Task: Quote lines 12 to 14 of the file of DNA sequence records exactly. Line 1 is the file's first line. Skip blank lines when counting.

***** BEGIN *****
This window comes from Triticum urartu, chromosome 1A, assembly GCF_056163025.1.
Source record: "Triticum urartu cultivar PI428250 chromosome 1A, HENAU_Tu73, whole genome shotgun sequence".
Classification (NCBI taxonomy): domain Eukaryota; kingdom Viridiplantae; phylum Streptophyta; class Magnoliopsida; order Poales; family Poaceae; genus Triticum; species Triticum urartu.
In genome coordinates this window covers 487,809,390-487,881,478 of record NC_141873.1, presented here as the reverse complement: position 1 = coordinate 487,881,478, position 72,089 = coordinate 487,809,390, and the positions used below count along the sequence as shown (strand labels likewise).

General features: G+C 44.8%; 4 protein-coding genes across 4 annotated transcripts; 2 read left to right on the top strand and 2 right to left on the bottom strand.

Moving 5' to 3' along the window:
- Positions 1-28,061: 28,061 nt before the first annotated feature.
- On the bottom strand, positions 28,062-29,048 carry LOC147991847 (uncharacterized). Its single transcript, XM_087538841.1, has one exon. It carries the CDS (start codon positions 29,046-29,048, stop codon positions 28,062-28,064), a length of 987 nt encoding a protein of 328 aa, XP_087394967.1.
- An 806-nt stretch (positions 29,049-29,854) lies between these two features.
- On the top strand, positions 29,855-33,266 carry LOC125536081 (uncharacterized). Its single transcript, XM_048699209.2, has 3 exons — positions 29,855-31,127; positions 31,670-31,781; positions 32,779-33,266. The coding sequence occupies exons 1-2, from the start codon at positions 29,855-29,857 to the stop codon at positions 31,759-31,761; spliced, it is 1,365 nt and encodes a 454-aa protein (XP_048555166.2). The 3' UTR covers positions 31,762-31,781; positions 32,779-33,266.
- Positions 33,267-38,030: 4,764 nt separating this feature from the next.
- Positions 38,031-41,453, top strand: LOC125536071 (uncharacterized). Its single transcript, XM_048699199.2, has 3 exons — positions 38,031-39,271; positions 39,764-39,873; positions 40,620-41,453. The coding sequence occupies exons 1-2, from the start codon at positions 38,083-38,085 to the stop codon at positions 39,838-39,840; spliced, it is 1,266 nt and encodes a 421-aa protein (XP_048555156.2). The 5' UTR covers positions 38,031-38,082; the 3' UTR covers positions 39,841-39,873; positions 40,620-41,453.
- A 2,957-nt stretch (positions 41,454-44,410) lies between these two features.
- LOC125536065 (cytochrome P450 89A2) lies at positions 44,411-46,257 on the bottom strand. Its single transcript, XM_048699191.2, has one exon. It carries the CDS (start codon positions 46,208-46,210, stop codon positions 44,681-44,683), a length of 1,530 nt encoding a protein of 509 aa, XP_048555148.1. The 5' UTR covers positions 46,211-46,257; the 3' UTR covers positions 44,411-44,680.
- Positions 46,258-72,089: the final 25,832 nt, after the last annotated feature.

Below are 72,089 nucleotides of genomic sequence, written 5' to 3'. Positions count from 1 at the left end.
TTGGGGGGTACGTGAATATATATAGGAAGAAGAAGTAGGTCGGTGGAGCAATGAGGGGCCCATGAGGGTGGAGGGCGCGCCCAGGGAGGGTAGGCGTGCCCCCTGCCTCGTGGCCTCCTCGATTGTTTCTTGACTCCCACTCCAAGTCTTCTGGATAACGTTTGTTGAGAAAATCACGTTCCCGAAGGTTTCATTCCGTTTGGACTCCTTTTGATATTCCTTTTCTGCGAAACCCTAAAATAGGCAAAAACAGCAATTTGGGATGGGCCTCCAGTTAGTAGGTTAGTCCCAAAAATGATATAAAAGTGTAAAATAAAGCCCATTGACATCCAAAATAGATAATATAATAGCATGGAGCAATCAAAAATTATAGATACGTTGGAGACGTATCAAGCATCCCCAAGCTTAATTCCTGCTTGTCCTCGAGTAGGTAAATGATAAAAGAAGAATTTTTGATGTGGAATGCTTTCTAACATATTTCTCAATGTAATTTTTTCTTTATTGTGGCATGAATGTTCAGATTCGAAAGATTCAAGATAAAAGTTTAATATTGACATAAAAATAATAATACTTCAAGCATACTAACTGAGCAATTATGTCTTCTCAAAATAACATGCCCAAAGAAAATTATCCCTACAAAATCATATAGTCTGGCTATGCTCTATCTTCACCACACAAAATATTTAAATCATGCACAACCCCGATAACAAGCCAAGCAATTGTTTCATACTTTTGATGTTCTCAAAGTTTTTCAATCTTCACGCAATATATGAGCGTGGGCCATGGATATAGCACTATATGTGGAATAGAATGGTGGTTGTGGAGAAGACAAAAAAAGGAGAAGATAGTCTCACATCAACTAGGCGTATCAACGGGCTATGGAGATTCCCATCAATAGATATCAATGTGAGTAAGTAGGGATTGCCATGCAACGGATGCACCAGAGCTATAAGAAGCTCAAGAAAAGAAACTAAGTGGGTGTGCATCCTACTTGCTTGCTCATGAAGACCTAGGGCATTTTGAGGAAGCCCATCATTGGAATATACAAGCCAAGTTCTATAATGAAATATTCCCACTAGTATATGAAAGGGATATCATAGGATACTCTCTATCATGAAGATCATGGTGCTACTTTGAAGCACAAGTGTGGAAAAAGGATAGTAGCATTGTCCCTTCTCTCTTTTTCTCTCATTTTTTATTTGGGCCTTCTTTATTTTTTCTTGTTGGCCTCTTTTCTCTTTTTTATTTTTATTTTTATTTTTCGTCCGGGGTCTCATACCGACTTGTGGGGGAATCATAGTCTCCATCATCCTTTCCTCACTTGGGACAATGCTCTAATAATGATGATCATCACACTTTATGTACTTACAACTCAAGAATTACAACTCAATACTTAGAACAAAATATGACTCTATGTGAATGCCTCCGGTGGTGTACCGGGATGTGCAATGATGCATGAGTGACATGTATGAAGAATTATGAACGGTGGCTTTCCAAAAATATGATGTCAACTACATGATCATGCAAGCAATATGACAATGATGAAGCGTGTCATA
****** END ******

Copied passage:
- Positions 38,031-41,453, top strand: LOC125536071 (uncharacterized). Its single transcript, XM_048699199.2, has 3 exons — positions 38,031-39,271; positions 39,764-39,873; positions 40,620-41,453. The coding sequence occupies exons 1-2, from the start codon at positions 38,083-38,085 to the stop codon at positions 39,838-39,840; spliced, it is 1,266 nt and encodes a 421-aa protein (XP_048555156.2). The 5' UTR covers positions 38,031-38,082; the 3' UTR covers positions 39,841-39,873; positions 40,620-41,453.
- A 2,957-nt stretch (positions 41,454-44,410) lies between these two features.
- LOC125536065 (cytochrome P450 89A2) lies at positions 44,411-46,257 on the bottom strand. Its single transcript, XM_048699191.2, has one exon. It carries the CDS (start codon positions 46,208-46,210, stop codon positions 44,681-44,683), a length of 1,530 nt encoding a protein of 509 aa, XP_048555148.1. The 5' UTR covers positions 46,211-46,257; the 3' UTR covers positions 44,411-44,680.